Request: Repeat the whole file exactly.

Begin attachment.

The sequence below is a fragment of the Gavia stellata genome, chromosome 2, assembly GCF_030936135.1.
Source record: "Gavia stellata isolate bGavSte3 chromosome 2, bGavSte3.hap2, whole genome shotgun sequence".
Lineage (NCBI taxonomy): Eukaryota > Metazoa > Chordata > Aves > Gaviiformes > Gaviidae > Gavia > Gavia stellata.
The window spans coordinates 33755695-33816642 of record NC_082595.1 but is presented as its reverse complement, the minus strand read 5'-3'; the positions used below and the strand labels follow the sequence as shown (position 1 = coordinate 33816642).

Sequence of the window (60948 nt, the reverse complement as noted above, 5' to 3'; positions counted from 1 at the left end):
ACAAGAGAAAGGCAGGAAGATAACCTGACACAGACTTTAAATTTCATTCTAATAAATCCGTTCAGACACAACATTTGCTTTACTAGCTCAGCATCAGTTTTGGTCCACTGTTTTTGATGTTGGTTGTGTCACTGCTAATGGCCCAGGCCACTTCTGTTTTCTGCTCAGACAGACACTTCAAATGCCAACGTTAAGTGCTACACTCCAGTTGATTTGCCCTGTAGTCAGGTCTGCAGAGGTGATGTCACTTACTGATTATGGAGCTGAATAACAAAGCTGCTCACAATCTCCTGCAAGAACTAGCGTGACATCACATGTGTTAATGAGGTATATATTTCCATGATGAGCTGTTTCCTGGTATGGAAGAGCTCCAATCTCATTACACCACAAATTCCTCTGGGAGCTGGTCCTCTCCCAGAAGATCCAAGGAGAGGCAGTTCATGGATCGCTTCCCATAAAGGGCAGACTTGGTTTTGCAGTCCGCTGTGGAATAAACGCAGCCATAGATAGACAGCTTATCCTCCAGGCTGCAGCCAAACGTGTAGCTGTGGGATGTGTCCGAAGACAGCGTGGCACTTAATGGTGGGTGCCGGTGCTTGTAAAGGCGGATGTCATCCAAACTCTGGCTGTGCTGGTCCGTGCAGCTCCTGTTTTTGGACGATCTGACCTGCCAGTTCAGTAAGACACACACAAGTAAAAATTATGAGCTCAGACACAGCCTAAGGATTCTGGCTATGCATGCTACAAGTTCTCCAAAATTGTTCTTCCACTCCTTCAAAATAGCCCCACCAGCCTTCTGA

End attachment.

The sequence below is a fragment of the Gavia stellata genome, chromosome 2, assembly GCF_030936135.1.
Source record: "Gavia stellata isolate bGavSte3 chromosome 2, bGavSte3.hap2, whole genome shotgun sequence".
Lineage (NCBI taxonomy): Eukaryota > Metazoa > Chordata > Aves > Gaviiformes > Gaviidae > Gavia > Gavia stellata.
The window spans coordinates 33755695-33816642 of record NC_082595.1 but is presented as its reverse complement, the minus strand read 5'-3'; the positions used below and the strand labels follow the sequence as shown (position 1 = coordinate 33816642).

Sequence of the window (60948 nt, the reverse complement as noted above, 5' to 3'; positions counted from 1 at the left end):
ACAAGAGAAAGGCAGGAAGATAACCTGACACAGACTTTAAATTTCATTCTAATAAATCCGTTCAGACACAACATTTGCTTTACTAGCTCAGCATCAGTTTTGGTCCACTGTTTTTGATGTTGGTTGTGTCACTGCTAATGGCCCAGGCCACTTCTGTTTTCTGCTCAGACAGACACTTCAAATGCCAACGTTAAGTGCTACACTCCAGTTGATTTGCCCTGTAGTCAGGTCTGCAGAGGTGATGTCACTTACTGATTATGGAGCTGAATAACAAAGCTGCTCACAATCTCCTGCAAGAACTAGCGTGACATCACATGTGTTAATGAGGTATATATTTCCATGATGAGCTGTTTCCTGGTATGGAAGAGCTCCAATCTCATTACACCACAAATTCCTCTGGGAGCTGGTCCTCTCCCAGAAGATCCAAGGAGAGGCAGTTCATGGATCGCTTCCCATAAAGGGCAGACTTGGTTTTGCAGTCCGCTGTGGAATAAACGCAGCCATAGATAGACAGCTTATCCTCCAGGCTGCAGCCAAACGTGTAGCTGTGGGATGTGTCCGAAGACAGCGTGGCACTTAATGGTGGGTGCCGGTGCTTGTAAAGGCGGATGTCATCCAAACTCTGGCTGTGCTGGTCCGTGCAGCTCCTGTTTTTGGACGATCTGACCTGCCAGTTCAGTAAGACACACACAAGTAAAAATTATGAGCTCAGACACAGCCTAAGGATTCTGGCTATGCATGCTACAAGTTCTCCAAAATTGTTCTTCCACTCCTTCAAAATAGCCCCACCAGCCTTCTGA